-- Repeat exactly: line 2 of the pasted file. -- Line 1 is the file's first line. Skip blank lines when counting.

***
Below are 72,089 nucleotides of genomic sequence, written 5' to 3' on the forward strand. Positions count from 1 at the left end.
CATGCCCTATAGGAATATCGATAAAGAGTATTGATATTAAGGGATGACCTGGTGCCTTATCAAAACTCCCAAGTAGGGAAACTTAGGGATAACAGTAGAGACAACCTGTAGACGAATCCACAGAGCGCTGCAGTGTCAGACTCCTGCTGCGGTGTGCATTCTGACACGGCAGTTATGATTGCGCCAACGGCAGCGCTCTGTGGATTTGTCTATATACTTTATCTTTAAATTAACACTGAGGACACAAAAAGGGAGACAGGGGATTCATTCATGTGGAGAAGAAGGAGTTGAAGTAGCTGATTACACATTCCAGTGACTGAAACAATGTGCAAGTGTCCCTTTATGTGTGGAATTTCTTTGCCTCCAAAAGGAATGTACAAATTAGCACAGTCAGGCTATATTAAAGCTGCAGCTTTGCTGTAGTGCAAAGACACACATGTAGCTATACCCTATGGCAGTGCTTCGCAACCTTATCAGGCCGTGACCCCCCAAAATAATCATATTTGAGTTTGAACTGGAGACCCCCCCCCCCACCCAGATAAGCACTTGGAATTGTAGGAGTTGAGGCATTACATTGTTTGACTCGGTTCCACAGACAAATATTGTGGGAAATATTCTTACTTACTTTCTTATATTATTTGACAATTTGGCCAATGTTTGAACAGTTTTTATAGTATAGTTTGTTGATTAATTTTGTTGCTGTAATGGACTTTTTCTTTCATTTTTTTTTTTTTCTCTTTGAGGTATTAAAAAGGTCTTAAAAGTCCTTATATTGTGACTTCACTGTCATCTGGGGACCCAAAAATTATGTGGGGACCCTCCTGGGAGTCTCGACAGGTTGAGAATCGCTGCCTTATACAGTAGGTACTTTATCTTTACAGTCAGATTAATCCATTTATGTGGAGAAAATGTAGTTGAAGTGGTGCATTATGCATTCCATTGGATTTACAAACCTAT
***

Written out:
CATGCCCTATAGGAATATCGATAAAGAGTATTGATATTAAGGGATGACCTGGTGCCTTATCAAAACTCCCAAGTAGGGAAACTTAGGGATAACAGTAGAGACAACCTGTAGACGAATCCACAGAGCGCTGCAGTGTCAGACTCCTGCTGCGGTGTGCATTCTGACACGGCAGTTATGATTGCGCCAACGGCAGCGCTCTGTGGATTTGTCTATATACTTTATCTTTAAATTAACACTGAGGACACAAAAAGGGAGACAGGGGATTCATTCATGTGGAGAAGAAGGAGTTGAAGTAGCTGATTACACATTCCAGTGACTGAAACAATGTGCAAGTGTCCCTTTATGTGTGGAATTTCTTTGCCTCCAAAAGGAATGTACAAATTAGCACAGTCAGGCTATATTAAAGCTGCAGCTTTGCTGTAGTGCAAAGACACACATGTAGCTATACCCTATGGCAGTGCTTCGCAACCTTATCAGGCCGTGACCCCCCAAAATAATCATATTTGAGTTTGAACTGGAGACCCCCCCCCCCACCCAGATAAGCACTTGGAATTGTAGGAGTTGAGGCATTACATTGTTTGACTCGGTTCCACAGACAAATATTGTGGGAAATATTCTTACTTACTTTCTTATATTATTTGACAATTTGGCCAATGTTTGAACAGTTTTTATAGTATAGTTTGTTGATTAATTTTGTTGCTGTAATGGACTTTTTCTTTCATTTTTTTTTTTTTCTCTTTGAGGTATTAAAAAGGTCTTAAAAGTCCTTATATTGTGACTTCACTGTCATCTGGGGACCCAAAAATTATGTGGGGACCCTCCTGGGAGTCTCGACAGGTTGAGAATCGCTGCCTTATACAGTAGGTACTTTATCTTTACAGTCAGATTAATCCATTTATGTGGAGAAAATGTAGTTGAAGTGGTGCATTATGCATTCCATTGGATTTACAAACCTAT